“Yesterday morning.”

I don’t even bother asking why they didn’t call 20 hours earlier. It’s not like their answer, in the unlikely event that it isn’t “I don’t know,” regarding this at-one-point-potentially-reversible devastating disability is going to make anyone happy anyway.

One by one, I ask him to move each extremity. When we get to his right leg, everything appears motionless as he tries and fails, and when he realizes this, he then lifts his right leg off the bed with his left foot.

It is almost surreal.  Definitely poignant.

You should wear a helmet but you don’t have a brain anyway

Code 3 for fall.

So there’s a ladder on the ground. Looks like some guy fell off of the ladder.

Apparently, this person thought it a good idea to rest his ladder against a rolling metal gate, the type commonly found in driveways, while he was doing some work high off the ground. rollinggateObviously, when a car triggers the sensor, the gate opens.

Except this guy’s ladder was resting against the gate. So, as the gate opened, the ladder fell, and he fell with it.

Normally, this would be the end of the story. This guy, however, insists that people were “messing with” him by opening the gate.

“Dude, just let it go.”

What’s his name?

“I’ve just been calling him ‘Sir’ the whole time.”

I’m not ashamed to admit it, as explained in this article, for our purposes, names are kind of pointless.

It doesn’t change how I fix a patient’s so-called emergency. (My brain is busy deciding how to fix the emergency.)

It doesn’t change what the emergency it is. (My brain is busy determining what the emergency is.)

It doesn’t change how nice or not nice I am. (My brain is busy processing which to be based on how nice or not nice the patient is.)

My brain is otherwise occupied.

She’s still pretending to be dead

Echo for unconscious, not breathing.

“M12, your patient is now breathing.”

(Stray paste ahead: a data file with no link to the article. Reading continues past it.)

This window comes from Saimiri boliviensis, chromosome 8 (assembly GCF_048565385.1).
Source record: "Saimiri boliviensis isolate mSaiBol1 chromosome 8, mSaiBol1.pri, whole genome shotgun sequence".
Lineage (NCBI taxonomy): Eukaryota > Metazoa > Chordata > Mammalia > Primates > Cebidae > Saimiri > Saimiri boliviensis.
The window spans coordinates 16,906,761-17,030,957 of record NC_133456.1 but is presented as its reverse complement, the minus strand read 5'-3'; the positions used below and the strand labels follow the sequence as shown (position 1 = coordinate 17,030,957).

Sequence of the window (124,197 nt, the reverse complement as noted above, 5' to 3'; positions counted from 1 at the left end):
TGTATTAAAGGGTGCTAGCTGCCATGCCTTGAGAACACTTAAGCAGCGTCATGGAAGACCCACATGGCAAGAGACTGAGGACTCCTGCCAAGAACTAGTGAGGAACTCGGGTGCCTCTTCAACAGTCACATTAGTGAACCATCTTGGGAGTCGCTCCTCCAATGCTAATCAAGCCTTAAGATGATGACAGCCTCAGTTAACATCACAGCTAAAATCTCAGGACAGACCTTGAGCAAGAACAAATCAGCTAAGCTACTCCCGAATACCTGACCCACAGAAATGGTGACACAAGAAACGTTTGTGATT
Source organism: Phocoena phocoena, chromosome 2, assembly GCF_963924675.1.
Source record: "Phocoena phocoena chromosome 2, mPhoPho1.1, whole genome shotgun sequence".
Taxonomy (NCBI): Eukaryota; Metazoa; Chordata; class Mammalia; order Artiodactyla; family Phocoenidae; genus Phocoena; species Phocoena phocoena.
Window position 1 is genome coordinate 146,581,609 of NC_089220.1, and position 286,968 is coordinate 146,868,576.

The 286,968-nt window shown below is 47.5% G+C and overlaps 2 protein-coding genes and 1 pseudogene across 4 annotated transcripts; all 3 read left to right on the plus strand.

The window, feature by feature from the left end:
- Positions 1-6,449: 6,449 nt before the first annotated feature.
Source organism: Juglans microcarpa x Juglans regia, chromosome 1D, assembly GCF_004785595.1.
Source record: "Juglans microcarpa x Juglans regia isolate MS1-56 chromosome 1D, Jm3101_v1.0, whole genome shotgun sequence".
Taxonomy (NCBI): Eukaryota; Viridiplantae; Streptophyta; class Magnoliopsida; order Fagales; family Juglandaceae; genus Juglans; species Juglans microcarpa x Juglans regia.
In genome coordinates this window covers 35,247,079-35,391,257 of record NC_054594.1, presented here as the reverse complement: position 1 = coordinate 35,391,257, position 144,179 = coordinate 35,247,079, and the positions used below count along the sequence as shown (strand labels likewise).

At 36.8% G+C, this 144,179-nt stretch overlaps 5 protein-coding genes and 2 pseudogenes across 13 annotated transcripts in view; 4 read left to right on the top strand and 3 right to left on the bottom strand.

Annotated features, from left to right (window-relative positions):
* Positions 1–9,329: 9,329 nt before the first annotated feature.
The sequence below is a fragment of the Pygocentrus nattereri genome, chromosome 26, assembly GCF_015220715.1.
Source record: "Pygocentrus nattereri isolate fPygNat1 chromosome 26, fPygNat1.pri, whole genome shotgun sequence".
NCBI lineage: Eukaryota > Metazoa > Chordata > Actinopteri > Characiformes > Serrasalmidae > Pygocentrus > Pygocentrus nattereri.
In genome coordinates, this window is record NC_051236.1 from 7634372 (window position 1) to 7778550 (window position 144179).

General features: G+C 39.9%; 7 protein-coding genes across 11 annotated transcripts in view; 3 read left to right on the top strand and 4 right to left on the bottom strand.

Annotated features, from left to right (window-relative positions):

In other words, she was never not breathing.

A Spanish-speaking woman in her 60s is lying on the floor with pillows under her head. Looks like a duck, swims like a duck…

Her family – and there are a lot of them – says that there was a “heated” discussion before the woman sat on the couch and stopped talking.

“We got scared and thought she wasn’t breathing.”

I can see why the American Heart Association stopped asking people to check breathing. Apparently no one knows what breathing looks like even though everyone knows how to breathe.

The woman is still feigning unresponsiveness. I’m completely over it. Check that – I was over it when the “now breathing” update came earlier.

“What hospital?” I lazily ask.

“Does she need to go to the hospital?”

There is no question that sets me off more in these situations – you know, dumbshit psych/anxiety/drama calls that seem to always involve chest pain/shortness of breath/unresponsiveness. Obviously she doesn’t need the fucking hospital. But, (a) she’s still pretending to be dead*, and (b) for such stupidity they should be inconvenienced a little. Besides, it’s not like they have such important matters as curing cancer to get back to. If someone is doing anything important, usually s/he doesn’t let some idiotic drama interrupt.

“You cannot call 911 and tell us someone’s dead so we drop everything to rush over here and then when we get here say everything’s fine and you don’t need to go to the hospital. This is not how it works.”

“We were just scared.”

“Well, she’s still pretending to be dead. So tell her to knock it off and get on the gurney!”

*I just love how even old people are so fucking immature

You call, we haul. Now get in the friggin' ambulance.